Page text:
ARMONK, USA: IBM showcased the eighth annual “IBM 5 in 5” (#ibm5in5) – that happens to be a list of innovations that carry the potential to change the mode people tend to work, live and interact during the future five years.
* The classroom will learn the user.
* Buying local will beat online.
* Doctors will routinely make use of DNA to keep the user well.
* A “digital guardian” will protect the user online.
* The city will help the user to live in it.
This year’s IBM ‘5 in 5’ explores the sheer inkling and something more than that which seems to drive home the fact that everything will learn – fueled by a new era of cognitive systems where machines will learn, reason and engage with mankind in a more natural and personalized way. These innovations are beginning to surface enabled by cloud computing, big data analytics and learning technologies all coming together and getting synchronized with the appropriate privacy and security considerations for consumers, citizens, students and patients.
Over time these computers will get smarter and more customized by virtue of interactions with data, devices and people, helping patrons, technocrats as well as users to take on what may have been literally seen as unsolvable problems by using all the information that surrounds Mankind and bringing the right insight or suggestion to one’s fingertips spot on when it’s most needed.
A new age in computing will lead to breakthroughs that will amplify human abilities, assisting the race in making good choices, look out for interests and niches and help navigate the world in a powerfully poised, brand new way, that is.
“We know more now than any other generation at any time that has known. And yet, we struggle to keep up with this flood of increasingly complex information, let alone make sense of the meaning that is inherent in the massive amounts of data we are acquiring at ever faster rates,” Reportedly lipped, Dr. Dario Gil, director, Cognitive Experience Lab, IBM. Further volumnising his rhetoric, by quipping thus, “By creating technology that is explicitly designed to learn and enhance our cognition we will usher in a new era of progress for both individuals and for society at large.”
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The IBM 5 in 5 is centered on market and societal trends as well as emerging technologies from IBM’s brainstormed Research labs around the world that can make these transformations conceivable.
In a headcount of sorts, here are the five “Nostradamus” like predictions laid threadbare that will go on to define the future and impact Mankind at a personal level, viz:-
The classroom will learn you
The number of individuals who don’t have sufficient education behind them seems to emerge as a foremost global challenge. Estimates shed light on certain statistics reading that, on a global basis, nearly 2 out of every 3 adults have not achieved the equivalent of a high school education. It is at this phase that one can possibly ask that What if a student could go through their entire stages of education and master the skills critical to meeting their personal goals in life?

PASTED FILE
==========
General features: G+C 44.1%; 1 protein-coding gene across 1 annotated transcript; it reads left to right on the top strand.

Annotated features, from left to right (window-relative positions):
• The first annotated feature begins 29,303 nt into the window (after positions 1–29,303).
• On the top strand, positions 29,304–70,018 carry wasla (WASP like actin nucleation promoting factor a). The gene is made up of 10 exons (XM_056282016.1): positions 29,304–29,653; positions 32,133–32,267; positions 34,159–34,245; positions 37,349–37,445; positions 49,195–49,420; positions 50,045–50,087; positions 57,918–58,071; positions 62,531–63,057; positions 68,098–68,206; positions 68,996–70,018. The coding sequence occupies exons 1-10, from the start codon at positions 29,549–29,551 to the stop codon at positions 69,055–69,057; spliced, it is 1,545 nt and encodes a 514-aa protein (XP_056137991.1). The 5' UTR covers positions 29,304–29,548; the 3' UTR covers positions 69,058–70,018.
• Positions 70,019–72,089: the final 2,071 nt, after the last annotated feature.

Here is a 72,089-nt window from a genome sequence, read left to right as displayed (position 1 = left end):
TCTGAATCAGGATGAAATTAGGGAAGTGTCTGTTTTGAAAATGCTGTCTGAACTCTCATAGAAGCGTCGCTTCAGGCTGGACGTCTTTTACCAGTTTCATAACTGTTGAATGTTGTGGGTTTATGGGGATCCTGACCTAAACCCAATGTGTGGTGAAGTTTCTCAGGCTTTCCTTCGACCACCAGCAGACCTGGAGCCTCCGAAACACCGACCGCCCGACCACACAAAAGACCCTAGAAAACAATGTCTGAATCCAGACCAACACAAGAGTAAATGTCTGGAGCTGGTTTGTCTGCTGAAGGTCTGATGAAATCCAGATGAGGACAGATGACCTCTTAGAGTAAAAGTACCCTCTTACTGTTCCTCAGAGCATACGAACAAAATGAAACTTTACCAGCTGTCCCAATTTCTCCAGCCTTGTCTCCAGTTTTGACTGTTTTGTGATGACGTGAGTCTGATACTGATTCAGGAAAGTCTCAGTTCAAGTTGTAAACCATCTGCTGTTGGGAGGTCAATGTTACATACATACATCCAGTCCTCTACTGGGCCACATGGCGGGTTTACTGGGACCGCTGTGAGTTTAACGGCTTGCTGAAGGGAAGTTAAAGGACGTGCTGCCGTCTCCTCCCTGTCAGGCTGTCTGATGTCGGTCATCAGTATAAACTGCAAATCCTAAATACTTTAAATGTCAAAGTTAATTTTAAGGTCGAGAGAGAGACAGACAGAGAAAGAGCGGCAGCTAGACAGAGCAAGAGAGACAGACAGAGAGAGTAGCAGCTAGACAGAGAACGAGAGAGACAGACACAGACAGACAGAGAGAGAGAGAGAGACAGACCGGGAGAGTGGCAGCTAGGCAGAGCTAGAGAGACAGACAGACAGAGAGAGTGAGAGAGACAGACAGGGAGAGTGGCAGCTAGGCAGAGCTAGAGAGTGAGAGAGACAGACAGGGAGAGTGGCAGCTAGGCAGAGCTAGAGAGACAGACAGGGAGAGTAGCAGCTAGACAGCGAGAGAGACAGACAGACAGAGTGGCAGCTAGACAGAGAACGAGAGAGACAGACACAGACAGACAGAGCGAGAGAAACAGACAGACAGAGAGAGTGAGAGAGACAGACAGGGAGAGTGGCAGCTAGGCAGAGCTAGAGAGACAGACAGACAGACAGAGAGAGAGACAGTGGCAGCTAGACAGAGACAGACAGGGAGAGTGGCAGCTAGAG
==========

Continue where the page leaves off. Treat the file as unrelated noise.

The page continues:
The classroom of the future will give educationalists and mentors alike the relevant tools to learn about every student, providing them with a tailored curriculum from kindergarten to high school and on to the milestone of employment. In the next five years the classroom will learn about each student using longitudinal data ranging from test scores, attendance and student’s behavior on e-learning platforms, not just mere conducting of conventional aptitude tests.
Sophisticated analytics conveyed over the cloud will offer decision support to teachers so that their fraternity can foretell students who are most at risk, their roadblocks and then suggest measures to help students conquer their challenges based on their individual learning style, peculiar to each one of them, that is.
IBM Pundits are already getting to work in the classroom. In a first-of-a-kind research project with Gwinnett County Public Schools, the 14th largest school district in the US, IBM will leverage big data analytics and learning technologies for population analysis of longitudinal student records. The project aims to identify similarities of learning, predict performance followed by learning need and then align specific content and successful teaching techniques to improve outcomes for each of the district’s 170,000 students and ultimately lead to the escalation of the district’s graduation rate.
Buying local will beat online
Shopping online is something more of a trend besides being a national past time. Online sales topped $1 trillion worldwide for the first time last year, and are growing promisingly faster than in-store sales.
Online stores currently have an advantage in their ability to learn from the choices one makes over the web. Today, most physical stores are limited to the insights they can gain at the point of sale – and the leaning towards show – rooming is making it harder to compete with online retailers who compete solely on parameters and yardsticks price.
In the next five years, new-fangled innovations will make buying local du jour once again. Savvy retailers will use the immediacy of the store and proximity to customers to create experiences that cannot be replicated by online-only retail. They will magnify the digital experience by bringing the web right to where the shopper can physically touch it.
In five years time, retailers could rely on Watson-like technologies to equip sales associates and be an expert about every product in the store. Bracing as well as being game for technologies such as augmented reality and the recently announced plan to open Watson as an app development platform, IBM is providing shoppers with better in-store browsing and buying experiences.